Fred Haise Jr. honored with statue for Apollo 13 space flight
Fred Haise Jr., Biloxi native son and 1952 Perkinston Junior College graduate, was honored on February 13 with a statue and moonwalk on Highway 90 in Biloxi. In 1970, he became the first recipient of the Mississippi Gulf Coast Community College Alumni Hall of Fame award.
Haise, who was born November 30, 1933, graduated from Biloxi High School and entered Perkinston Junior College (PJC, now MGCCC) as a freshman in 1950. He became editor of the college newspaper, the Bulldog Barks, because of his work on the Biloxi High School paper and as a part-time reporter for the Biloxi-Gulfport Daily Herald. He seemed destined for a career in journalism until he joined the Navy Air Cadet program after his graduation from PJC. After earning his wings, he took his commission in the United States Marine Corps. Discharged in 1956, he continued to fly for the Oklahoma National Guard while attending the University of Oklahoma. He received a Bachelor of Science degree in aeronautical engineering in 1959 and became a test pilot for the National Aeronautics and Space Administration (NASA).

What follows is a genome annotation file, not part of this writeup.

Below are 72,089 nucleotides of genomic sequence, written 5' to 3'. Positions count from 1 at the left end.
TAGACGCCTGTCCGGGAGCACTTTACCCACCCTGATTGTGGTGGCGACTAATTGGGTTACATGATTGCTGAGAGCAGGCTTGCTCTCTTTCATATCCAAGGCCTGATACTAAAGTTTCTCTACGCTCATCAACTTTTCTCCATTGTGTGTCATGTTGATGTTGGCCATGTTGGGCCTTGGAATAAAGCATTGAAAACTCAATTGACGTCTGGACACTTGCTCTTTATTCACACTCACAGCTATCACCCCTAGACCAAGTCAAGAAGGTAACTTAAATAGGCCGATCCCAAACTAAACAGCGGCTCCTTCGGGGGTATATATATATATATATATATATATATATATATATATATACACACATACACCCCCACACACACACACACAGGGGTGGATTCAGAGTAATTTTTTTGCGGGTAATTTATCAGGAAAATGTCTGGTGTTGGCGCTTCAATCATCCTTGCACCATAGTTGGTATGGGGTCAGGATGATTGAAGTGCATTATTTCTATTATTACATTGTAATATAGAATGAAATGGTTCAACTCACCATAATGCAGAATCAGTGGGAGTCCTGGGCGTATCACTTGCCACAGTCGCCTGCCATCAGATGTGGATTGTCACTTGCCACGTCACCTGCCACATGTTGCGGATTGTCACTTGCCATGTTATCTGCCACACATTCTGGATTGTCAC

Chosen as one of 19 new astronauts in 1966, Haise was chosen to crew aboard the Apollo 13 in April 1969. Haise was the lunar module pilot for the near-fatal mission. While the craft suffered an internal explosion while 200,000 nautical miles out in space, the original aim of landing on the moon was forgotten to bring Haise and the two other Apollo 13 astronauts back to earth alive. U.S. President Richard M. Nixon presented the presidential Medal of Freedom to the three upon their return and summed the voyage: “The three astronauts did not reach the moon, but they reached the hearts of millions of people in America and in the world.”
In 1995, a movie directed by Ron Howard was made about the Apollo 13 crew.
Haise went on to spend 15 years helping build INFINITY Science Center in South Mississippi to inspire students to embrace science and technology.
The statue honoring Haise is located just south of the Biloxi lighthouse. It was created by another Biloxi native and MGCCC family member, sculptor Mary Ott Tremmel Davidson. Davidson taught at MGCCC’s Harrison County Campus and was named Instructor of the Year in 2002.
Haise said when children look at the statue, he hopes they know becoming an astronaut took hard work. “You had to have a discipline, you had to have a goal and work toward that goal,” he said. “In my case, quite an exciting life.”